Like all sectors, the asset management industry has been severely impacted by Covid-19. At the peak of the crisis at the end of April, PWC published a paper that pointed out that some managers lost almost 50% of their valuations.
An industry that was already struggling under the pressure of reduced fees, slow growth and regulation, has added operational strain, medicore fundraising and record volumes to its list of problems. Many firms are quite literally fighting for their survival.
While managers have been able to reduce costs to meet the changes of the last decade, further change will be even more difficult. The usual ways of building new partnerships and enforcing current relationships won't work in the pandemic.
Here's how asset managers are modifying their marketing approaches to adapt.
Embracing digital channels
Investors of all sizes are embracing digital channels while stuck at home.
Retail interest is booming as younger generations are using the crisis to invest more. Some are investing for the first time. A survey from Finder.com found three-quarters of millennials and gen-Z members surveyed planning to invest in the next year, more than double what they found in 2018.
Even more traditionally hesitant institutional investors are getting in on the action. Equity fund buyers are more open to using virtual tools and materials to make critical decisions about investments. A recent FTfm article notes managers are now becoming more au fait with digital, video and audio channels as a means to reach a broader segment of investors more widely and efficiently.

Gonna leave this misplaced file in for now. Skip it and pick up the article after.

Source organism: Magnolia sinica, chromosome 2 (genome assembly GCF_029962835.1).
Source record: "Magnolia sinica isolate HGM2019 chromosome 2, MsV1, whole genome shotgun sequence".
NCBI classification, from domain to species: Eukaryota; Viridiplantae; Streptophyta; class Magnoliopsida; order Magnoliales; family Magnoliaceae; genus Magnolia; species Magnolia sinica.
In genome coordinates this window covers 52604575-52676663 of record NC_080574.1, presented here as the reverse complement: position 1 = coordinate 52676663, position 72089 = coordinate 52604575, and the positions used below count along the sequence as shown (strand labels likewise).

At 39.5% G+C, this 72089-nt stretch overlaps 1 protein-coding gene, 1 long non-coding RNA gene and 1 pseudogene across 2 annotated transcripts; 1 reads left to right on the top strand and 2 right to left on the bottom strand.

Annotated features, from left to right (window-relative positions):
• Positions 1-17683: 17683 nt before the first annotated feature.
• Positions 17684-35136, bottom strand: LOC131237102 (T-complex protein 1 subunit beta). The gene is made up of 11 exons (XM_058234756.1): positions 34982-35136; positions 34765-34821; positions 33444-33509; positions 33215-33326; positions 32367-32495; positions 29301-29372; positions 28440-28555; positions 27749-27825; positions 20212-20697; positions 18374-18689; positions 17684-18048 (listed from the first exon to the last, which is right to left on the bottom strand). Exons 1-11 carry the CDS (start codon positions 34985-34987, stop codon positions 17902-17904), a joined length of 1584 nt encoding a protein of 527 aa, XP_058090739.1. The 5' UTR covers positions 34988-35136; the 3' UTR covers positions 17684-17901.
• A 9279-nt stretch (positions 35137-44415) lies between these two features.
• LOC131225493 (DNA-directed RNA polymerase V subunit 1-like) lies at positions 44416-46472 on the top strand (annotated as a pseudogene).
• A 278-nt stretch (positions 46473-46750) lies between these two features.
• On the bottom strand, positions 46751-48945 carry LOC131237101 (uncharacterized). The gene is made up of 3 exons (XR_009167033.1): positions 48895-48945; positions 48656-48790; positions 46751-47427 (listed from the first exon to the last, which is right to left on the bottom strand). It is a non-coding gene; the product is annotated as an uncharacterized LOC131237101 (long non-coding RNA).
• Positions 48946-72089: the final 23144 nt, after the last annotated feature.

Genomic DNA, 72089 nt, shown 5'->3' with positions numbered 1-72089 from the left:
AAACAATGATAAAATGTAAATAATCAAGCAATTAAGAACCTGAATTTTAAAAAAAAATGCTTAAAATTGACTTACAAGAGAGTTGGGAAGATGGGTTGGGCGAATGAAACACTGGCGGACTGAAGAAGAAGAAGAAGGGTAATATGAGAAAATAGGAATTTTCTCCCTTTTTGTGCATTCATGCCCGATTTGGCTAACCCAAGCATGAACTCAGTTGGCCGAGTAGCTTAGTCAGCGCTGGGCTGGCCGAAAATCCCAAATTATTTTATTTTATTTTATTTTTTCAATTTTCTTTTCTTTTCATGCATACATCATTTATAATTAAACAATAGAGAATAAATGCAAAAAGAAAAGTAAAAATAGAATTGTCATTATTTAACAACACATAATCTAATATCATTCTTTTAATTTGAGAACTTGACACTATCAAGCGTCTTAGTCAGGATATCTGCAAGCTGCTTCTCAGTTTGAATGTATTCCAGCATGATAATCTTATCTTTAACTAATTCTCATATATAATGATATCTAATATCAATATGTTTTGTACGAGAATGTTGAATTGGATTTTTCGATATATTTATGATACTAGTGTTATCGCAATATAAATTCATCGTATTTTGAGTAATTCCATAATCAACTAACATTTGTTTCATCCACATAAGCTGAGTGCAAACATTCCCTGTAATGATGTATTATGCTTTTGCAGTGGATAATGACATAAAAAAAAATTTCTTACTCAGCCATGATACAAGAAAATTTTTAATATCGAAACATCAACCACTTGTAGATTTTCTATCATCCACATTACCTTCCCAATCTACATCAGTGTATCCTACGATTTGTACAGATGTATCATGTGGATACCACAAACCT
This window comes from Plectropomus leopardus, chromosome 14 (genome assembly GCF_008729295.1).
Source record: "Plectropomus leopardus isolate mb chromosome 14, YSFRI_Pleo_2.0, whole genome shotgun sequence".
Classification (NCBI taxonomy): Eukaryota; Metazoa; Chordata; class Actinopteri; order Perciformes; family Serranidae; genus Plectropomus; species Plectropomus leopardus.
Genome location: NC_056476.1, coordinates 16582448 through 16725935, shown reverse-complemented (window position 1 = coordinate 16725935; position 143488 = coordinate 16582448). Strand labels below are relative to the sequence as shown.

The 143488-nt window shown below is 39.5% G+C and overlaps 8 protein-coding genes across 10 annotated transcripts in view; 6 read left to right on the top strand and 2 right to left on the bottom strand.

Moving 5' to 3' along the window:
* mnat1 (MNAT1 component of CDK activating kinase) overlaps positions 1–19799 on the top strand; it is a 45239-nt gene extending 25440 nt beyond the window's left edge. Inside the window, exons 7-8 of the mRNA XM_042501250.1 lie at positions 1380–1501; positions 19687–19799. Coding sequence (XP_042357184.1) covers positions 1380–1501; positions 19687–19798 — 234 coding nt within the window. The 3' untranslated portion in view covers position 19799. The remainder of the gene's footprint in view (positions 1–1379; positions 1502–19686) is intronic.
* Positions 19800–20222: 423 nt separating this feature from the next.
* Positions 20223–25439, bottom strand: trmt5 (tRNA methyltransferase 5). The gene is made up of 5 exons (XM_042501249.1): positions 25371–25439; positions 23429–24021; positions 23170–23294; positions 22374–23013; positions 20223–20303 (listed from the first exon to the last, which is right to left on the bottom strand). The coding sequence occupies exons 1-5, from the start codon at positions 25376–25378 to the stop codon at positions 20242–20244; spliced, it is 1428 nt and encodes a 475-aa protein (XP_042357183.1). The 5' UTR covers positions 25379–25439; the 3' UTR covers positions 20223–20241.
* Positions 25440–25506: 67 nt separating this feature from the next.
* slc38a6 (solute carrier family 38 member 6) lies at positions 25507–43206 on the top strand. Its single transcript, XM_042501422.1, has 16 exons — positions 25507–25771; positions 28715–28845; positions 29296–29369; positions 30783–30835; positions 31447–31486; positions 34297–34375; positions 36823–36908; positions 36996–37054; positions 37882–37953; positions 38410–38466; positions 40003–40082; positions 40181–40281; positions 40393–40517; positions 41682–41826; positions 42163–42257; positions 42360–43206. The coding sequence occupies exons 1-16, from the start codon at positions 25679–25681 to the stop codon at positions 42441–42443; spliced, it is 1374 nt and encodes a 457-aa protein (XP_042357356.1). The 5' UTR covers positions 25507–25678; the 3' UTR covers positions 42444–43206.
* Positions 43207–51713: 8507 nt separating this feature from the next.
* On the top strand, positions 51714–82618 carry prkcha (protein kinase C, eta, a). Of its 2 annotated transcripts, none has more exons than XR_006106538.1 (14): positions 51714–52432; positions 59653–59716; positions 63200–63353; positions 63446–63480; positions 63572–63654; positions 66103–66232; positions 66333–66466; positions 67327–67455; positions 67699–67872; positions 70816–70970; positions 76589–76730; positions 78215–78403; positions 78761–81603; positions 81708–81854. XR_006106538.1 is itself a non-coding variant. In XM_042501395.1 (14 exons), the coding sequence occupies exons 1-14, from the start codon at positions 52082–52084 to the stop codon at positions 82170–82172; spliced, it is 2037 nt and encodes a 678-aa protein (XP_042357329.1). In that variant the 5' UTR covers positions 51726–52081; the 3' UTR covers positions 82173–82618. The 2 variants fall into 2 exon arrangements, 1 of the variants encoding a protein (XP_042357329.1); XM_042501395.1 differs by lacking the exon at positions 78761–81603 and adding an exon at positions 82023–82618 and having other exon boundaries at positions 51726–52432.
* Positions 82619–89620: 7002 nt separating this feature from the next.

A level playing field
Digital-led marketing empowers asset managers of all sizes. While international roadshows often marginalized smaller firms who can’t compete on air-travel, anyone can build world-class digital marketing materials. A well timed and well executed digital marketing strategy can put even the smaller and more specialised firms shoulder to shoulder with firms that have well-entrenched and matured digital marketing program.
New kinds of content
More digital-led marketing means more digital roadshows, webinars and virtual fund presentations – and makes it harder to cut through the noise. FTfm highlighted MFS Investment Management’s focus on a near universal issue with a tutor-fronted webinar on “Keeping your kids on track at school”. We’ve also heard of firms running drinks evenings, casino nights and book clubs as they look to separate themselves from interminable fund presentations, strategy updates or Covid-impact economic outlooks.
Necessity is the mother of all invention
While new fund launches fell to a 19-year low in April, we’ve seen green shoots. Blackrock launched a new impact fund with a specific focus on deriving alpha from firms combating the pandemic, while Spanish insurer MAPFRE will launch a bond fund to help finance Madrid’s hospitals as it continues to fight the virus and give investors a 3% return.
ESG and “social” funds face a critical test as investors considered how committed they really are to sustainability. So far the new is cautiously optimistic. Morningstar data showed that for ESG funds based in the UK, investors drove £2.9bn into ESG investment funds in the first three months of 2020, the second-best quarter for these kinds of strategies to date. While inflows slipped in March, they recovered in April to near February levels.
It will be interesting to see how the asset management sector continues to evolve in the face of Covid adjustments. While the crisis has created a challenging business environment, it has paved the way for a modern and dynamic and marketing is an important part of this change.
Charlie Morrow is a director based in London